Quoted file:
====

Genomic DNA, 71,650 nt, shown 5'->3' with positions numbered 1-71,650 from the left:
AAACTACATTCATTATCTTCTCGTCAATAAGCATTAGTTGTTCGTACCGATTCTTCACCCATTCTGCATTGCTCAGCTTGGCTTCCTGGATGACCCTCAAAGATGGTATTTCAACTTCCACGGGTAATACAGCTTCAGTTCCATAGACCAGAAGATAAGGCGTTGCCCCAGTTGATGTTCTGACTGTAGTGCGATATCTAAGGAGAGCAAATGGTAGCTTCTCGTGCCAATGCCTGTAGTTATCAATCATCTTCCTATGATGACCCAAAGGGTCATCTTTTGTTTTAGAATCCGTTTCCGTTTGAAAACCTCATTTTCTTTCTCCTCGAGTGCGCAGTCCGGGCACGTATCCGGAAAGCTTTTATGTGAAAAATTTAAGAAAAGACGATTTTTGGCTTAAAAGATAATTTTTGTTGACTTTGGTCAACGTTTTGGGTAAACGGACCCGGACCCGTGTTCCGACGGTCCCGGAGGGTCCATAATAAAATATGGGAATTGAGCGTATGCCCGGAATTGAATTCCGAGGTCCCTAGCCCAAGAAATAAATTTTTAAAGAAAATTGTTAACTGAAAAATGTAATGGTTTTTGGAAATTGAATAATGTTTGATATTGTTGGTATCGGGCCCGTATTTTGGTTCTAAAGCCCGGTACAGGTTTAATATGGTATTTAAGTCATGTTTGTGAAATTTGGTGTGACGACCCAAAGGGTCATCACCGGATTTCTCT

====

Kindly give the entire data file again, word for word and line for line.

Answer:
Genomic DNA, 71,650 nt, shown 5'->3' with positions numbered 1-71,650 from the left:
AAACTACATTCATTATCTTCTCGTCAATAAGCATTAGTTGTTCGTACCGATTCTTCACCCATTCTGCATTGCTCAGCTTGGCTTCCTGGATGACCCTCAAAGATGGTATTTCAACTTCCACGGGTAATACAGCTTCAGTTCCATAGACCAGAAGATAAGGCGTTGCCCCAGTTGATGTTCTGACTGTAGTGCGATATCTAAGGAGAGCAAATGGTAGCTTCTCGTGCCAATGCCTGTAGTTATCAATCATCTTCCTATGATGACCCAAAGGGTCATCTTTTGTTTTAGAATCCGTTTCCGTTTGAAAACCTCATTTTCTTTCTCCTCGAGTGCGCAGTCCGGGCACGTATCCGGAAAGCTTTTATGTGAAAAATTTAAGAAAAGACGATTTTTGGCTTAAAAGATAATTTTTGTTGACTTTGGTCAACGTTTTGGGTAAACGGACCCGGACCCGTGTTCCGACGGTCCCGGAGGGTCCATAATAAAATATGGGAATTGAGCGTATGCCCGGAATTGAATTCCGAGGTCCCTAGCCCAAGAAATAAATTTTTAAAGAAAATTGTTAACTGAAAAATGTAATGGTTTTTGGAAATTGAATAATGTTTGATATTGTTGGTATCGGGCCCGTATTTTGGTTCTAAAGCCCGGTACAGGTTTAATATGGTATTTAAGTCATGTTTGTGAAATTTGGTGTGACGACCCAAAGGGTCATCACCGGATTTCTCT